Fairbanks Morse is one of the great old school manufacturing companies in the U.S. In 1830, Thaddeus Fairbanks invented the first platform balance scale and opened a business with his brother, Erastus. Charles Morse joined the company in 1850, and by 1865, the first branch to be known as Fairbanks, Morse and Company was established in Beloit, Wisconsin.
Since 1938, Fairbanks Morse Engine has supplied the U.S. Navy with diesel power for their submarine fleet. When the Navy went to nuclear power, the 38D-8-1/8th diesel remained as the back-up engine for the Seawolf-class through the 1990s.
Fairbanks Morse is a trusted source for application-specific, fuel-flexible power systems that deliver optimal performance in mission critical applications. In addition to marine use, dual-fuel versions of the 38D-8-1/8th motor can be found powering a wide range of municipal, institutional and industrial applications. This dual-fuel technology is high-efficiency and produces power that is both low-cost as well as low-emission.
Opposing Piston Engines
The 38D 8 and 1/8 Fairbanks Morse engines are a bit unusual. Instead of one piston per cylinder like most modern engines, the 38D 8 1/8 has two pistons per cylinder. There are two crankshafts: an upper and a lower crankshaft connected by gears on one side of the engine. During the compression cycle the two pistons head towards one another and combustion takes place in the center of the cylinder. As a result, the 38D-8- 1/8th is a two cycle engine as opposed to the more common 4 cycle motors of today.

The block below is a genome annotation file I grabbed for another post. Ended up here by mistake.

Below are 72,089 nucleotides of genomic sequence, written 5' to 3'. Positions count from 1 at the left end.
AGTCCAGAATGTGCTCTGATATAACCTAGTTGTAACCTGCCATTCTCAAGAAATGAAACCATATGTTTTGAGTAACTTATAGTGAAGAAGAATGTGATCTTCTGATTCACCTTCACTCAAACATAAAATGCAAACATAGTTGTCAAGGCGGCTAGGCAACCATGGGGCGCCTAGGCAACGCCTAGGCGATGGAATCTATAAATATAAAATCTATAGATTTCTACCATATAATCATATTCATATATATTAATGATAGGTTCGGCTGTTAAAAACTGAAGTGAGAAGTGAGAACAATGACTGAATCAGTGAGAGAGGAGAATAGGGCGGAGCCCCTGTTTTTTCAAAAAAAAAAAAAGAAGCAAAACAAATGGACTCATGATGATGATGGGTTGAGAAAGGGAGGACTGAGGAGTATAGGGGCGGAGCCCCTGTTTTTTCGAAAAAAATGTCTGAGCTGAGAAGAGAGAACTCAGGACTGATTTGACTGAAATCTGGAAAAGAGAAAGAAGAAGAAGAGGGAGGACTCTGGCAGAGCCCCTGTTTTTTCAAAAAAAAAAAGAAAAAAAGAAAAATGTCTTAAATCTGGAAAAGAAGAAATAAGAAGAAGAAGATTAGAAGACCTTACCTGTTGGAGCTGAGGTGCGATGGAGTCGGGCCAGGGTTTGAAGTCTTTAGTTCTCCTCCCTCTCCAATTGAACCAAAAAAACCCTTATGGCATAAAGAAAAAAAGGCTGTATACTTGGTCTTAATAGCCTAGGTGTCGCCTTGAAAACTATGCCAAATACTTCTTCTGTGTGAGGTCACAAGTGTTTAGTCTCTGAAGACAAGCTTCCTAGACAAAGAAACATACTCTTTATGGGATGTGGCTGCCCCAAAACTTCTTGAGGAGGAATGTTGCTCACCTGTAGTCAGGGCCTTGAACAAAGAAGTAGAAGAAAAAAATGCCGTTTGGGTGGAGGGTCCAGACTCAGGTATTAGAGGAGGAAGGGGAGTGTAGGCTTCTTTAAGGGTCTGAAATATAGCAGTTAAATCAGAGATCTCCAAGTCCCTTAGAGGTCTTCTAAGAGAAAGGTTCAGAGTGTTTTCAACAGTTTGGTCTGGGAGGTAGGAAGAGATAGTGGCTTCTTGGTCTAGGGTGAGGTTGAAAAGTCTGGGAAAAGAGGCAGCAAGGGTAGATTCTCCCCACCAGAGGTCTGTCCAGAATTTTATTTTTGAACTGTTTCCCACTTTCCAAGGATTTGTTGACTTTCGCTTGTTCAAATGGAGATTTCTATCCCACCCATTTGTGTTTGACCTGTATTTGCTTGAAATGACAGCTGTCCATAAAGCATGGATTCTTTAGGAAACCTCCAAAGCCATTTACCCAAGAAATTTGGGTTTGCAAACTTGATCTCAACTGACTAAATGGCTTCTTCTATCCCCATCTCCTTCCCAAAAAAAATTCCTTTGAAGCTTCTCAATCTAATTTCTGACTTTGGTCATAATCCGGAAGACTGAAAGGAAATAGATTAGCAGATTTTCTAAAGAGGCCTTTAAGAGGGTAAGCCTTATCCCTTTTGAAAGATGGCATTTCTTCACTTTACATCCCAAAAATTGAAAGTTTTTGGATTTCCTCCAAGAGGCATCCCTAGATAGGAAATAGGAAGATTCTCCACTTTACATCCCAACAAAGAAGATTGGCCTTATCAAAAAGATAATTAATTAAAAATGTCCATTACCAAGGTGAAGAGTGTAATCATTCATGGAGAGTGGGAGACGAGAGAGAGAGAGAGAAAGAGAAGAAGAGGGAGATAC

Above: This diagram shows the unusual arrangement of the pistons and connecting rods in the Fairbanks Morse Opposed Piston diesel engine. Two pistons share the cylinder, one connected to the upper crankshaft and the other to the lower crankshaft. Timing between the two crankshafts is coordinated by a vertical drive with a spring cushion pack.
The Fairbanks-Morse Catalog Cover for the Model 38D-8-1/8 Engine
Above: The 12 cylinder Fairbanks Morse 38D-8-1/8 engine was an extremely powerful prime mover at the time of its introduction, typically rated at 2400 horsepower in the Roots blower version. The same engine with series turbocharging was rated at up to 3600 horsepower.
Fairbanks Morse advertising in the marine trade press took full advantage of the excellent record of their engines in World War Two U. S. Navy Fleet Submarines.